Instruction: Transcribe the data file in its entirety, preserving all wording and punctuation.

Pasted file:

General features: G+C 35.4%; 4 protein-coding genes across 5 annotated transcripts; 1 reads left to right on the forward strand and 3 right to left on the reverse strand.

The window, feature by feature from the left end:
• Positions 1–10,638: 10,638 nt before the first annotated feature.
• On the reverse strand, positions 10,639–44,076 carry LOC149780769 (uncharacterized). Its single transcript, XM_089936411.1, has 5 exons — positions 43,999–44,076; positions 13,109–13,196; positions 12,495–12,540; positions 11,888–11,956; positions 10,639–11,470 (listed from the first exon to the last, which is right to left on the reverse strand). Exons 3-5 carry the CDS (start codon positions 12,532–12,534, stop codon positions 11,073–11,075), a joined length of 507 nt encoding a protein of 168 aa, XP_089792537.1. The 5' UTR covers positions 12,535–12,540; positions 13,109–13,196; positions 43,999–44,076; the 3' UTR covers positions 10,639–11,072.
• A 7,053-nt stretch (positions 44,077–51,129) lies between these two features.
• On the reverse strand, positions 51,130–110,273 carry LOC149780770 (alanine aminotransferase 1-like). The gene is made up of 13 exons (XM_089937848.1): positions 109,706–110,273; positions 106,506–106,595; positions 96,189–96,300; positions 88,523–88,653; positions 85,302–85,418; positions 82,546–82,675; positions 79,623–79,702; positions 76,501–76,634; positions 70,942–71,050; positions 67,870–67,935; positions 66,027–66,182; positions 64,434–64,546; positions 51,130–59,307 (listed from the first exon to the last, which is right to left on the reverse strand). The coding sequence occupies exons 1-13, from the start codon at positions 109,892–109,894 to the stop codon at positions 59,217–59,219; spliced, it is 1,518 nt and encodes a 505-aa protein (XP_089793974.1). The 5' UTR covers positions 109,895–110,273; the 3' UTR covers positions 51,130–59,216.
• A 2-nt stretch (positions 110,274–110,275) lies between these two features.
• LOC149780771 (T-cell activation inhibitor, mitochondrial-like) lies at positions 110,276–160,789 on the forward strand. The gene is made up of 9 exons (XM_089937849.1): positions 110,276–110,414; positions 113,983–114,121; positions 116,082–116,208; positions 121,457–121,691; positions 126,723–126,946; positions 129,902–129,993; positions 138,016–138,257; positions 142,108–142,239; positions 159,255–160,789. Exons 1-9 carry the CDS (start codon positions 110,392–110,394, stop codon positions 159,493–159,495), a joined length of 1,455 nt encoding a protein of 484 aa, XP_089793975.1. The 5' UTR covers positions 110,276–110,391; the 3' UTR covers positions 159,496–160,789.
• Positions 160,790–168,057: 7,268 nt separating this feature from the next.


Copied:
General features: G+C 35.4%; 4 protein-coding genes across 5 annotated transcripts; 1 reads left to right on the forward strand and 3 right to left on the reverse strand.

The window, feature by feature from the left end:
• Positions 1–10,638: 10,638 nt before the first annotated feature.
• On the reverse strand, positions 10,639–44,076 carry LOC149780769 (uncharacterized). Its single transcript, XM_089936411.1, has 5 exons — positions 43,999–44,076; positions 13,109–13,196; positions 12,495–12,540; positions 11,888–11,956; positions 10,639–11,470 (listed from the first exon to the last, which is right to left on the reverse strand). Exons 3-5 carry the CDS (start codon positions 12,532–12,534, stop codon positions 11,073–11,075), a joined length of 507 nt encoding a protein of 168 aa, XP_089792537.1. The 5' UTR covers positions 12,535–12,540; positions 13,109–13,196; positions 43,999–44,076; the 3' UTR covers positions 10,639–11,072.
• A 7,053-nt stretch (positions 44,077–51,129) lies between these two features.
• On the reverse strand, positions 51,130–110,273 carry LOC149780770 (alanine aminotransferase 1-like). The gene is made up of 13 exons (XM_089937848.1): positions 109,706–110,273; positions 106,506–106,595; positions 96,189–96,300; positions 88,523–88,653; positions 85,302–85,418; positions 82,546–82,675; positions 79,623–79,702; positions 76,501–76,634; positions 70,942–71,050; positions 67,870–67,935; positions 66,027–66,182; positions 64,434–64,546; positions 51,130–59,307 (listed from the first exon to the last, which is right to left on the reverse strand). The coding sequence occupies exons 1-13, from the start codon at positions 109,892–109,894 to the stop codon at positions 59,217–59,219; spliced, it is 1,518 nt and encodes a 505-aa protein (XP_089793974.1). The 5' UTR covers positions 109,895–110,273; the 3' UTR covers positions 51,130–59,216.
• A 2-nt stretch (positions 110,274–110,275) lies between these two features.
• LOC149780771 (T-cell activation inhibitor, mitochondrial-like) lies at positions 110,276–160,789 on the forward strand. The gene is made up of 9 exons (XM_089937849.1): positions 110,276–110,414; positions 113,983–114,121; positions 116,082–116,208; positions 121,457–121,691; positions 126,723–126,946; positions 129,902–129,993; positions 138,016–138,257; positions 142,108–142,239; positions 159,255–160,789. Exons 1-9 carry the CDS (start codon positions 110,392–110,394, stop codon positions 159,493–159,495), a joined length of 1,455 nt encoding a protein of 484 aa, XP_089793975.1. The 5' UTR covers positions 110,276–110,391; the 3' UTR covers positions 159,496–160,789.
• Positions 160,790–168,057: 7,268 nt separating this feature from the next.